It’d be interesting to do a Venn Diagram of firearms instructors who don’t do standardized testing in their classes vs. firearms instructors who are also for rigourized standardized tests in our public school system….

“Our children aren’t learning in school because there’s no testing! There’s too much emphasis on ‘feel good’ learning and not enough of the Three R’s… What, do standardized tests in my gun classes? Are you mad? I don’t want to teach to a test!”

Everything Old Is Mildew Again.

Really? People are STILL trying to argue that Condition Three Carry (loaded magazine, no round in the chamber) is a viable way to carry concealed?

What is this, 1886, or something?

I did a quick search for “origins of Israeli carry”, and the best I could come up with was the video below that says the Israeli weren’t well trained when they first started out and this post that suggests the guns the Israelis had when they became a nation sucked so they carried them with an empty chamber for safety’s sake.

Ok, I can dig it. That almost makes sense. There’s another post on a pro-Condition 3 carry site over here that hints there also might be some influence from W.E. Fairbairn (he of the Shangai Police Force and my favorite knife), but I need more data before I can reach a conclusion there.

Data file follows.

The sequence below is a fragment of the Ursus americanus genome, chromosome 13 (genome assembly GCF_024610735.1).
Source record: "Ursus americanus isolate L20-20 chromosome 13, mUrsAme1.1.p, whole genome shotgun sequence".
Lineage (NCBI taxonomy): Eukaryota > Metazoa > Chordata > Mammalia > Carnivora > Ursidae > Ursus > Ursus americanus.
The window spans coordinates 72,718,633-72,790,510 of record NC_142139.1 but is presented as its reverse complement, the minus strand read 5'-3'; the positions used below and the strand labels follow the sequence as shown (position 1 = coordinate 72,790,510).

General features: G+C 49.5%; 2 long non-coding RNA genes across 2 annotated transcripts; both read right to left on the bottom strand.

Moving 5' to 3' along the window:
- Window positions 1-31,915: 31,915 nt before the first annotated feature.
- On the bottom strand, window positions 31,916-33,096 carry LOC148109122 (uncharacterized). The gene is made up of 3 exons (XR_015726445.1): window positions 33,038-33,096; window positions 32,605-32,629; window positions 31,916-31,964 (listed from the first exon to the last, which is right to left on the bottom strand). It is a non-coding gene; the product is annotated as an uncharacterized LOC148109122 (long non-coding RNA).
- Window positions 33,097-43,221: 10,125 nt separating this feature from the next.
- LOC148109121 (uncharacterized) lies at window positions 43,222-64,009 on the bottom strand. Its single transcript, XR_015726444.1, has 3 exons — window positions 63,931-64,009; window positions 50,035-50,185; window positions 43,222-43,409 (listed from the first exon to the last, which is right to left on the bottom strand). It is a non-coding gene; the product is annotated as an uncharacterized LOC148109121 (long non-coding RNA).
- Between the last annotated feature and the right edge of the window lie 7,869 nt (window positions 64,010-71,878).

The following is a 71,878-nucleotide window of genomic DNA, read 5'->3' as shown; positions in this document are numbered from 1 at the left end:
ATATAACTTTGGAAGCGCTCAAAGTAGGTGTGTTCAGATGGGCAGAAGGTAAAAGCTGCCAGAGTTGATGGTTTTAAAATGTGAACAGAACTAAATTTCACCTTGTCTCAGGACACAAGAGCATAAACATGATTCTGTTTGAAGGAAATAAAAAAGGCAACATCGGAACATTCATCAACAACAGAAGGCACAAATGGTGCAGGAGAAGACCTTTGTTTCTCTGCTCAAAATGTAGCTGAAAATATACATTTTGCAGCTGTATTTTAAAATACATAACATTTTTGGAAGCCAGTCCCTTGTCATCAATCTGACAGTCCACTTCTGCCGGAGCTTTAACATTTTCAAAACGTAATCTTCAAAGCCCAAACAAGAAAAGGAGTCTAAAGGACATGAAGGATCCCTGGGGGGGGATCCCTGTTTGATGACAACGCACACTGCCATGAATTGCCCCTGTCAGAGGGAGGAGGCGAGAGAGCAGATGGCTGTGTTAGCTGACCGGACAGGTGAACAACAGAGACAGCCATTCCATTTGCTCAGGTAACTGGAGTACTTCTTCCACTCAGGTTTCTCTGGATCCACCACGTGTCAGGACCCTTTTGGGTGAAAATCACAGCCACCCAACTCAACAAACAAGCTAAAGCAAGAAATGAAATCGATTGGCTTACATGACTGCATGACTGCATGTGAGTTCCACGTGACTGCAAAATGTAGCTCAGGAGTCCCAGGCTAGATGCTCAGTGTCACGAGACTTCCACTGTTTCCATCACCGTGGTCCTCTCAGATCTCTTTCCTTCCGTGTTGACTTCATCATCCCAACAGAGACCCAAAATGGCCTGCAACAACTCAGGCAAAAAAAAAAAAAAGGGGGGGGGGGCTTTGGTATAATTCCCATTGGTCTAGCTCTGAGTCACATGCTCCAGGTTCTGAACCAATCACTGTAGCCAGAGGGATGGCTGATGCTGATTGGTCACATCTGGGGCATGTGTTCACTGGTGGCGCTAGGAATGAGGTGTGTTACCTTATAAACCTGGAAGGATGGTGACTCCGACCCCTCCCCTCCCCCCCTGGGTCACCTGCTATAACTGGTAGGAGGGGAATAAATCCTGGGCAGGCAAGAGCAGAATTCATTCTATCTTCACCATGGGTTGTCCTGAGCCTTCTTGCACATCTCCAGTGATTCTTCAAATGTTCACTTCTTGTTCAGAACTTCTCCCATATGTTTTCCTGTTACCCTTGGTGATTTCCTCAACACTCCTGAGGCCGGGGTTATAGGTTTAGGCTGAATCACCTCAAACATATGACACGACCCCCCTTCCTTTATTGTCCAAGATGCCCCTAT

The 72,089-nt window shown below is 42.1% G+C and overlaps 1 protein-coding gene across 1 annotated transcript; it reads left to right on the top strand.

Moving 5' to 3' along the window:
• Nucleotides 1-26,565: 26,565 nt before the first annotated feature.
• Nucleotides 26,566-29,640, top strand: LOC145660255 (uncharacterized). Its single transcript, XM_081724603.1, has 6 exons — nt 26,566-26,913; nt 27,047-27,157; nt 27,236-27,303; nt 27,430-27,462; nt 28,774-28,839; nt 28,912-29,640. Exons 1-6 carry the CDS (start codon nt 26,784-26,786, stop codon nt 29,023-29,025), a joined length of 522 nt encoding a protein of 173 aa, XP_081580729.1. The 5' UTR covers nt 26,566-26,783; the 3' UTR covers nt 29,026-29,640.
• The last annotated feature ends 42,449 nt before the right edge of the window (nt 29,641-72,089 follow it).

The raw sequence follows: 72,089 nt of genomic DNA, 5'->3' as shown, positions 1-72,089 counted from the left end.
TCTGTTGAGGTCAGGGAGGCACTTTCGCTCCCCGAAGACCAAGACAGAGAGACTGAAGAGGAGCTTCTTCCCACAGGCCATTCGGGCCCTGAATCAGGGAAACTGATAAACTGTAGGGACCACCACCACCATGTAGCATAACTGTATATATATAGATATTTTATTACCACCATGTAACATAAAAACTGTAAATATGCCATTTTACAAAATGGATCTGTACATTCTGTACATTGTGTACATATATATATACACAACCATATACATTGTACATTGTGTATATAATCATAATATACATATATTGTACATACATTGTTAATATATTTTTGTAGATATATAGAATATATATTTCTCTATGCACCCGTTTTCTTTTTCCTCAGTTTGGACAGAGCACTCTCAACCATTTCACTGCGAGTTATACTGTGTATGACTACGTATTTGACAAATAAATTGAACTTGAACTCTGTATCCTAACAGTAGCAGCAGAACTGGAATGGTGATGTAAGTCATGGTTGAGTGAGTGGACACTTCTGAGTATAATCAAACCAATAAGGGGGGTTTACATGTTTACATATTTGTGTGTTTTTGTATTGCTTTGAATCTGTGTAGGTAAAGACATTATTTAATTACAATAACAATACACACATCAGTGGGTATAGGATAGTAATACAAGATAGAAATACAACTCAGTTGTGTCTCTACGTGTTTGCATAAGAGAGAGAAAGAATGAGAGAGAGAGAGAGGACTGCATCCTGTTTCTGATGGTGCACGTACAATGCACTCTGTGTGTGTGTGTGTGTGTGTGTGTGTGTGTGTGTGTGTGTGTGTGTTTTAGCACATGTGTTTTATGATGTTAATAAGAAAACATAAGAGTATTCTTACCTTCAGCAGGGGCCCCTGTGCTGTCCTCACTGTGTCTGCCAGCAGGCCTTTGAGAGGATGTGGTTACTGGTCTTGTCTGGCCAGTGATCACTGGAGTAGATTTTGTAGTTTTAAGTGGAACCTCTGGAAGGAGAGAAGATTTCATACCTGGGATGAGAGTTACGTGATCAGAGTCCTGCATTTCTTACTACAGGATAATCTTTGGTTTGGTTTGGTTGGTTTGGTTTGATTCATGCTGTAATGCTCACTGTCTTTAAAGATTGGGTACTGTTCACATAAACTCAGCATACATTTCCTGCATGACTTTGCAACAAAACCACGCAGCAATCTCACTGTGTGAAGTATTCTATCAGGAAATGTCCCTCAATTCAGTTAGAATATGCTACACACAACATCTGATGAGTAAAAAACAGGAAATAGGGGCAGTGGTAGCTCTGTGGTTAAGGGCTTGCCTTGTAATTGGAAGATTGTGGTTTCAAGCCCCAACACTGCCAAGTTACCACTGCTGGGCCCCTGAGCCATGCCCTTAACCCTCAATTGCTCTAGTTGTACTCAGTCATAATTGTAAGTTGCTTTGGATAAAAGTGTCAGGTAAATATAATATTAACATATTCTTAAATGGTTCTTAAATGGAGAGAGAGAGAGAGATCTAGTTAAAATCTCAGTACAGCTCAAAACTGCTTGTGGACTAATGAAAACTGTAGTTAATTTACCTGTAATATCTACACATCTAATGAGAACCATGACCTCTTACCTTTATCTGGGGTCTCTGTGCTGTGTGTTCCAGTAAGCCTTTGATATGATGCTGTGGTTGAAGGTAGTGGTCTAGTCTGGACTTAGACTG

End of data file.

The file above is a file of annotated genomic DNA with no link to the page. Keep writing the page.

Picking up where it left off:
The bottom line is, if you carry in Condition Three because you’re afraid your gun might go off accidentally, either get a new gun or get a clue. Having to rack the slide on the draw turns your pistol from a handgun to a hands gun, as Tam is wont to say. You’re faster on the draw when you’re faster getting your hands to where they belong, and you the added advantage of being able to use your other hand for things like fighting off attackers, guiding your loved ones away from safety or holding the reins of your horse as you shoot Robert Duvall.

Carrying your pistol the way it’s meant to be carried, with a round in the chamber and the appropriate safety devices engaged, is the way to go. Anything else is handicapping your pistol with your own ignorance.